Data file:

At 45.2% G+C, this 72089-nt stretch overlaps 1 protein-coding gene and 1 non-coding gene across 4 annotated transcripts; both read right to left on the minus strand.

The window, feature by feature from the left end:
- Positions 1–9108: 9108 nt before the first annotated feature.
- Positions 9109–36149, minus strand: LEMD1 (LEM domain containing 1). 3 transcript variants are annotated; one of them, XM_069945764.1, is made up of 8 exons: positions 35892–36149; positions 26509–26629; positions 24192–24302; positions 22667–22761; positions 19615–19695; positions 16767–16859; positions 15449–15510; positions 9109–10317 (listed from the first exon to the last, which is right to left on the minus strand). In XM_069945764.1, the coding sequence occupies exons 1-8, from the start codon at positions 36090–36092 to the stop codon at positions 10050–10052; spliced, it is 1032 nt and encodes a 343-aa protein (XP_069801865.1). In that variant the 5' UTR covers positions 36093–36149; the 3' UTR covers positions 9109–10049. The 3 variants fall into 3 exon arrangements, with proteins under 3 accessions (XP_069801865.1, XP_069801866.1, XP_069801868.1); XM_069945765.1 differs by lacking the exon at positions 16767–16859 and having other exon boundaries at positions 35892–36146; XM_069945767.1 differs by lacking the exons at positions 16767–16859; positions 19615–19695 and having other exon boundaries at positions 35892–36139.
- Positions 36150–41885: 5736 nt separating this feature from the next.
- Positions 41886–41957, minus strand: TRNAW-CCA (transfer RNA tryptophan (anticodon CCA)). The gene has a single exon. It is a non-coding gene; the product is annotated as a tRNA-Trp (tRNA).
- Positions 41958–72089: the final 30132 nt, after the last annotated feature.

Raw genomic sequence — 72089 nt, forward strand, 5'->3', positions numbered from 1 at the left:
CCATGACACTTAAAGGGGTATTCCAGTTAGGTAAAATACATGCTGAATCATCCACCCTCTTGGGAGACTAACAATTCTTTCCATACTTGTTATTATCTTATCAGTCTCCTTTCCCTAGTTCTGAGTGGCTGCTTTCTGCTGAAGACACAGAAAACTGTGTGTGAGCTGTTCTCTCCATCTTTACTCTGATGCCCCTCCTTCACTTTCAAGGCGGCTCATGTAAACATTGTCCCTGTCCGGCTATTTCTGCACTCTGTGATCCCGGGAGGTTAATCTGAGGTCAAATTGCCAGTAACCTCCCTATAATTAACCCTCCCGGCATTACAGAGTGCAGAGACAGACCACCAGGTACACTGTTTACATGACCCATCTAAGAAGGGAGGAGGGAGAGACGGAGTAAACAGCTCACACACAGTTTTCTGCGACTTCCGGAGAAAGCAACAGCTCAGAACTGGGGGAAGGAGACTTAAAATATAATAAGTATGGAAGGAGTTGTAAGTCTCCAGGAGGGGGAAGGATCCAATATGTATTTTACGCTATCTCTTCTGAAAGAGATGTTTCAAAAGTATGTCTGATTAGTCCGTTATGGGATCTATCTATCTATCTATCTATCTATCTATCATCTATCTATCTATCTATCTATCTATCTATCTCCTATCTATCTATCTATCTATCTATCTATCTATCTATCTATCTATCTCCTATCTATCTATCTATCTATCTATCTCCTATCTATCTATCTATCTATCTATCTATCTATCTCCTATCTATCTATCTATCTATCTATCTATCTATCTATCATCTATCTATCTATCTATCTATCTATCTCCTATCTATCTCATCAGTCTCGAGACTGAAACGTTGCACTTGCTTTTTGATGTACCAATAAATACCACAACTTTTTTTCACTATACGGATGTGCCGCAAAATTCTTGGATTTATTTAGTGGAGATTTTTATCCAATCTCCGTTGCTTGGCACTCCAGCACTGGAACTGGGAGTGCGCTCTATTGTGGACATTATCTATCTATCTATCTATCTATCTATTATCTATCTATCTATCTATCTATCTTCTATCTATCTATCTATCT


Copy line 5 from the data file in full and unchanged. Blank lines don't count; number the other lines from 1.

- Positions 36150–41885: 5736 nt separating this feature from the next.